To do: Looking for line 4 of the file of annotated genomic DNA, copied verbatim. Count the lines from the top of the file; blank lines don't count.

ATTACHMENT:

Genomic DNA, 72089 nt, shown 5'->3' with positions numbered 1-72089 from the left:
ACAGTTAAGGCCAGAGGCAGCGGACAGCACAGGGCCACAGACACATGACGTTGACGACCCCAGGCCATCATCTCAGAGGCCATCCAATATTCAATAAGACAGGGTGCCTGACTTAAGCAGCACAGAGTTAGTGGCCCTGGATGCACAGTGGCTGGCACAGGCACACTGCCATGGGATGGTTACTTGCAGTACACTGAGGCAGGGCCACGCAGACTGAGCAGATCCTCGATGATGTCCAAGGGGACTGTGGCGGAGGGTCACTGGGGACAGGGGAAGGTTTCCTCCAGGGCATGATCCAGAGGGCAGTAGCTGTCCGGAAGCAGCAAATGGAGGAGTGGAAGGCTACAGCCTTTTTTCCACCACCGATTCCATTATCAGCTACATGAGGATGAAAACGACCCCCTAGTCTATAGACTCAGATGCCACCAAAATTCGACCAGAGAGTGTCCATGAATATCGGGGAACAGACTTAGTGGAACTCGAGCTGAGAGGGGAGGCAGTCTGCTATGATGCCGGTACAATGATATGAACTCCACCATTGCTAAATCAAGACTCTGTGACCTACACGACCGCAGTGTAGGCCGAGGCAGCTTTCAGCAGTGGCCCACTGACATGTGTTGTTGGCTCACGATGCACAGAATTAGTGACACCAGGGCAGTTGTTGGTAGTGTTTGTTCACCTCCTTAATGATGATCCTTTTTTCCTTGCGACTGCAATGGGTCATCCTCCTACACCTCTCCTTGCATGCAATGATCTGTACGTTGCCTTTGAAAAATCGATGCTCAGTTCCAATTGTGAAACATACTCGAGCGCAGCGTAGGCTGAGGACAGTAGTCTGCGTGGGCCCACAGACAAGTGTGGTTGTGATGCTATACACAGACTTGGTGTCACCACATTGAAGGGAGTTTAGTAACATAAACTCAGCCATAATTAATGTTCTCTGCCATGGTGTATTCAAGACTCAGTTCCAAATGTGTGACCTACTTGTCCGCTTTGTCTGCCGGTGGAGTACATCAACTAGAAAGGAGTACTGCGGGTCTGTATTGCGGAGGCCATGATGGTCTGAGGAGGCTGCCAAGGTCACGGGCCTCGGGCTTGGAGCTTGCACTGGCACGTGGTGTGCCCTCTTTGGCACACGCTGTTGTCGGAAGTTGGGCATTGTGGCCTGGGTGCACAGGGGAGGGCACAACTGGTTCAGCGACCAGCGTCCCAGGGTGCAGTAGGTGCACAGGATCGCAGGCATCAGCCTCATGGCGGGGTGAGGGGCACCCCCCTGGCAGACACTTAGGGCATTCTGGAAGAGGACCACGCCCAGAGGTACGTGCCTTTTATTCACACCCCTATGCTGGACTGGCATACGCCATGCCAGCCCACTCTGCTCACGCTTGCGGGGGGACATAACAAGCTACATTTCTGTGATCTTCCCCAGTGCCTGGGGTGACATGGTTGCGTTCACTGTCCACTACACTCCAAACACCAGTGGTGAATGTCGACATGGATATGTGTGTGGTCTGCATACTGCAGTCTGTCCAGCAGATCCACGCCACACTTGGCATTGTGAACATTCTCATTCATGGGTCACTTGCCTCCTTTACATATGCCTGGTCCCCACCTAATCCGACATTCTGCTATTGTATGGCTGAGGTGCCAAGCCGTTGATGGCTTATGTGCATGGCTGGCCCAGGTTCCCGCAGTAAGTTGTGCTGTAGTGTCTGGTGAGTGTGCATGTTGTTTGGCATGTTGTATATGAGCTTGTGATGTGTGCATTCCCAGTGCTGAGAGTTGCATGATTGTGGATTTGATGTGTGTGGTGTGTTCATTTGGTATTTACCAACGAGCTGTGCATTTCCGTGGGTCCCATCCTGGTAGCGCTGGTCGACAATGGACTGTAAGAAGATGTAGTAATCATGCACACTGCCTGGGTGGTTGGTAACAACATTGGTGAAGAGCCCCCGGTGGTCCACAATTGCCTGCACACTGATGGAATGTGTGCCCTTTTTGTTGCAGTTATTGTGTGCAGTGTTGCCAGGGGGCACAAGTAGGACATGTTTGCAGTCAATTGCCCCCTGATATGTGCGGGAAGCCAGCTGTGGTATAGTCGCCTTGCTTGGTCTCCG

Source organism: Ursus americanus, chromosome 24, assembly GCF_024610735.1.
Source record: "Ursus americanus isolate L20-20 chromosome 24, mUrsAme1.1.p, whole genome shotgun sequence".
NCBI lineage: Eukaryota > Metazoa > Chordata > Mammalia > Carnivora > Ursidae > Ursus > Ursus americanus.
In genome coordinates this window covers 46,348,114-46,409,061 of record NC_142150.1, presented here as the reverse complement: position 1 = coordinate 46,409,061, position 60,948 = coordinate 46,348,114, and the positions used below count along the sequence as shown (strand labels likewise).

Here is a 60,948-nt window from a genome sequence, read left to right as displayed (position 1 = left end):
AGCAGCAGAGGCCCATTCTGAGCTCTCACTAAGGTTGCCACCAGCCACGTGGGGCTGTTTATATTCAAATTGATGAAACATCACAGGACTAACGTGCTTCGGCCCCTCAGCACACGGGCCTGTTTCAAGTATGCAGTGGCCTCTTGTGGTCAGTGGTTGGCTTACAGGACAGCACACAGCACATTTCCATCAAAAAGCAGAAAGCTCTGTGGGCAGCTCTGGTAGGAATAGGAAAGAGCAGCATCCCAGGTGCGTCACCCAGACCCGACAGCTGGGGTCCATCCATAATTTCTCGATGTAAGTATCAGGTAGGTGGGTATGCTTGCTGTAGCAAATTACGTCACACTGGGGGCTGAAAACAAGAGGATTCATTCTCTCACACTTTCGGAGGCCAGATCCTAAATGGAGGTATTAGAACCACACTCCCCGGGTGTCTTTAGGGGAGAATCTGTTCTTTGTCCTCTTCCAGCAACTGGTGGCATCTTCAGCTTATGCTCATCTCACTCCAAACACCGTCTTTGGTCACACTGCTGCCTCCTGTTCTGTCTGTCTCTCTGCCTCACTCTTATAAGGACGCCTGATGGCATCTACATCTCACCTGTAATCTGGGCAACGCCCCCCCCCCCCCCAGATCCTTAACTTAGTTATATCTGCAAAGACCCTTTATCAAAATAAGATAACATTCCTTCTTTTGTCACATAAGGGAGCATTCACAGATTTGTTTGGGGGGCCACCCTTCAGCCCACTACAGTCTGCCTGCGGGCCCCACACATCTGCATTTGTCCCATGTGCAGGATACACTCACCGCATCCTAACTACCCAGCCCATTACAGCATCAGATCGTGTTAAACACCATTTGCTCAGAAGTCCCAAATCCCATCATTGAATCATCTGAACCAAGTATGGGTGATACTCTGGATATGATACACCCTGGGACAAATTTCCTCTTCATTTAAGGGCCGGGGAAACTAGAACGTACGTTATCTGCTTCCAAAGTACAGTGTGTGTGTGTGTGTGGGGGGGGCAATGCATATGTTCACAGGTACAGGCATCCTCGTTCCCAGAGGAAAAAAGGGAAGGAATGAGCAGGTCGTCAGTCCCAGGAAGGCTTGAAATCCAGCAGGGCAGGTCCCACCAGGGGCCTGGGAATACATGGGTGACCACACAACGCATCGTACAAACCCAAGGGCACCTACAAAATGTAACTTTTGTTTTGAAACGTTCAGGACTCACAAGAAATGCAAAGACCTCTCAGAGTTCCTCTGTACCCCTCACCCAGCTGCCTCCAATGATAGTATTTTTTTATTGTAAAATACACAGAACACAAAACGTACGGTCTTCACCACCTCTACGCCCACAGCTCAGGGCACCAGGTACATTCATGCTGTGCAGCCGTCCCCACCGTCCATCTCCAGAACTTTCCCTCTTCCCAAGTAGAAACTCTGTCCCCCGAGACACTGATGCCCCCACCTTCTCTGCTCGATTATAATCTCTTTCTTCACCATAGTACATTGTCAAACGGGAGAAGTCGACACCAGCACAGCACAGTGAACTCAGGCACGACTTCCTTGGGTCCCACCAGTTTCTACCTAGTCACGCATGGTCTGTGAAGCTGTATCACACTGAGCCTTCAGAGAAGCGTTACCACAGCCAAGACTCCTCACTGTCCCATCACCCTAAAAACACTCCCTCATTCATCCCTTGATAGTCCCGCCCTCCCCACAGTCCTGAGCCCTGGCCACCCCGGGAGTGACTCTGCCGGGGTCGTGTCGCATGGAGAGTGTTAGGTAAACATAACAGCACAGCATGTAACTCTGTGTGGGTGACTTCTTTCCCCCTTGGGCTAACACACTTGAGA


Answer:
Source record: "Ursus americanus isolate L20-20 chromosome 24, mUrsAme1.1.p, whole genome shotgun sequence".